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|Title||Rationale and protocol for a cluster randomized pragmatic clinical trial testing behavioral economic implementation strategies to improve tobacco treatment rates for cancer patients who smoke.|
|Publication Type||Journal Article|
|Year of Publication||2021|
|Authors||Jenssen BP, Schnoll R, Beidas R, Bekelman J, Bauer A-M, Scott C, Evers-Casey S, Nicoloso J, Gabriel P, Asch DA, Buttenheim A, Chen J, Melo J, Shulman LN, Clifton ABW, Lieberman A, Salam T, Zentgraf K, Rendle KA, Chaiyachati K, Shelton R, E Wileyto P, Ware S, Leone F|
|Date Published||2021 Jul 15|
BACKGROUND: Routine evidence-based tobacco use treatment minimizes cancer-specific and all-cause mortality, reduces treatment-related toxicity, and improves quality of life among patients receiving cancer care. Few cancer centers employ mechanisms to systematically refer patients to evidence-based tobacco cessation services. Implementation strategies informed by behavioral economics can increase tobacco use treatment engagement within oncology care.
METHODS: A four-arm cluster-randomized pragmatic trial will be conducted across nine clinical sites within the Implementation Science Center in Cancer Control Implementation Lab to compare the effect of behavioral economic implementation strategies delivered through embedded messages (or "nudges") promoting patient engagement with the Tobacco Use Treatment Service (TUTS). Nudges are electronic medical record (EMR)-based messages delivered to patients, clinicians, or both, designed to counteract known patient and clinician biases that reduce treatment engagement. We used rapid cycle approaches (RCA) informed by relevant stakeholder experiences to refine and optimize our implementation strategies and methods prior to trial initiation. Data will be obtained via the EMR, clinician survey, and semi-structured interviews with a subset of clinicians and patients. The primary measure of implementation is penetration, defined as the TUTS referral rate. Secondary outcome measures of implementation include patient treatment engagement (defined as the number of patients who receive FDA-approved medication or behavioral counseling), quit attempts, and abstinence rates. The semi-structured interviews, guided by the Consolidated Framework for Implementation Research, will assess contextual factors and patient and clinician experiences with the nudges.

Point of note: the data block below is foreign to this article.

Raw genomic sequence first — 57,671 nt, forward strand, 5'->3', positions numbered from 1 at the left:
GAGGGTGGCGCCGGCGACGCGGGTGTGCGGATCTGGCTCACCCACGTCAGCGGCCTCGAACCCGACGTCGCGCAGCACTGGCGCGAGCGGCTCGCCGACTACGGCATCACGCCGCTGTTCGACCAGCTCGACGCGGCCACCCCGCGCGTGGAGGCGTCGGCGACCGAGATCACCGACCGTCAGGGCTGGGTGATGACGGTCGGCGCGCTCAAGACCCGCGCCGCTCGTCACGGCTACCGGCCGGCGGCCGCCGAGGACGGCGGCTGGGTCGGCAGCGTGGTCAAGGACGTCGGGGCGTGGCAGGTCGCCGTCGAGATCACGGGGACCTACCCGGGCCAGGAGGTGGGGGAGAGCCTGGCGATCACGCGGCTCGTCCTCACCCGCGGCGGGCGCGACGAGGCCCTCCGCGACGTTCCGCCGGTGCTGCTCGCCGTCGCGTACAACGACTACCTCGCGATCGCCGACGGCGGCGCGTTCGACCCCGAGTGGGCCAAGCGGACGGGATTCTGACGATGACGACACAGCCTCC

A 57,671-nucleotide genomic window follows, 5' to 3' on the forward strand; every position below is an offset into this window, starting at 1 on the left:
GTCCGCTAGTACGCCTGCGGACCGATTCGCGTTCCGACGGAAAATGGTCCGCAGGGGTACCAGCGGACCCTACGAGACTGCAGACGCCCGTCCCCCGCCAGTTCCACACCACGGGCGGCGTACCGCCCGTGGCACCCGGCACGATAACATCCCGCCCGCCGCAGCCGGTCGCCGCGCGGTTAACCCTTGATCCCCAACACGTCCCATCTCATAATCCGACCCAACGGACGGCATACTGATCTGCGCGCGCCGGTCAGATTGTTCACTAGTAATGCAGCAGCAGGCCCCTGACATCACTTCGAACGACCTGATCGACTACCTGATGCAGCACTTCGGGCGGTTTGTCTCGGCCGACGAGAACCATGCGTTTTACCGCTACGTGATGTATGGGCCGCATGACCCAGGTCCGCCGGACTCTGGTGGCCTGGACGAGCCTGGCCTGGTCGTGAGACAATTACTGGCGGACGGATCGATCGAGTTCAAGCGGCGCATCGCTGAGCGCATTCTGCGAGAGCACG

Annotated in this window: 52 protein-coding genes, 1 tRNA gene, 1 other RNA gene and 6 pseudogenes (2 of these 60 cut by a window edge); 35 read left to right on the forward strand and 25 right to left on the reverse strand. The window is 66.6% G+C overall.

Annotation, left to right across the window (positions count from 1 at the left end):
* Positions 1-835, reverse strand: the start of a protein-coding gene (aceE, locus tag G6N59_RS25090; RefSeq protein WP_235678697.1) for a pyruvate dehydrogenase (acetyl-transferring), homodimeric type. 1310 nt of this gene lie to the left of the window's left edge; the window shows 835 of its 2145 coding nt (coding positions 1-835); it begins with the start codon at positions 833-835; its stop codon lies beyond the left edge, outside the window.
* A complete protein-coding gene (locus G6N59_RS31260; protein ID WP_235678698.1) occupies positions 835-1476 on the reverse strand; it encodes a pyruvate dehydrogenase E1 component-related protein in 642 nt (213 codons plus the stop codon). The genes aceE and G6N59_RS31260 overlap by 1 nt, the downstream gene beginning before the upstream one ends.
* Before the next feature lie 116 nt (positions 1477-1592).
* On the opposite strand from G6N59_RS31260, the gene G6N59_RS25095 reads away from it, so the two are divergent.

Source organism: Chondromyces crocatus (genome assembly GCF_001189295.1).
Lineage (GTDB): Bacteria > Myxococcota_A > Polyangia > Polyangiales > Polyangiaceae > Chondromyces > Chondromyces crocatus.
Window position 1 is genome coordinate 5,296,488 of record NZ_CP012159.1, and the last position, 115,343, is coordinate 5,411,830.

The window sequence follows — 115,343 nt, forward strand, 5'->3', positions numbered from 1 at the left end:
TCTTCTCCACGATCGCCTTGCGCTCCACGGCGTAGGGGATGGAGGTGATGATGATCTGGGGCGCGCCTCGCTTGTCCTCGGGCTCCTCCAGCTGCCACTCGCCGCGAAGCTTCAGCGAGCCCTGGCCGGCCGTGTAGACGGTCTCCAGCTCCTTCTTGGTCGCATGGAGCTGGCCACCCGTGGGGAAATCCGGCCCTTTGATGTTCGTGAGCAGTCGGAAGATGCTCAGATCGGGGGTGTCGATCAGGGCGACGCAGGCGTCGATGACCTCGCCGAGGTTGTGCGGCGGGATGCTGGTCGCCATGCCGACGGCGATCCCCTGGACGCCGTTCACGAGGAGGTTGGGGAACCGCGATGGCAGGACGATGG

DISCUSSION: This study will be the first in the oncology setting to compare the effectiveness of nudges to clinicians and patients, both head-to-head and in combination, as implementation strategies to improve TUTS referral and engagement. We expect the study to (1) yield insights into the effectiveness of nudges as an implementation strategy to improve uptake of evidence-based tobacco use treatment within cancer care, and (2) advance our understanding of the multilevel contextual factors that drive response to these strategies. These results will lay the foundation for how patients with cancer who smoke are best engaged in tobacco use treatment and may lead to future research focused on scaling this approach across diverse centers.
TRIAL REGISTRATION: Clinicaltrials.gov, NCT04737031 . Registered 3 February 2021.
|Alternate Journal||Implement Sci|
|PubMed Central ID||PMC8281481|
|Grant List||P50 CA244690 / CA / NCI NIH HHS / United States|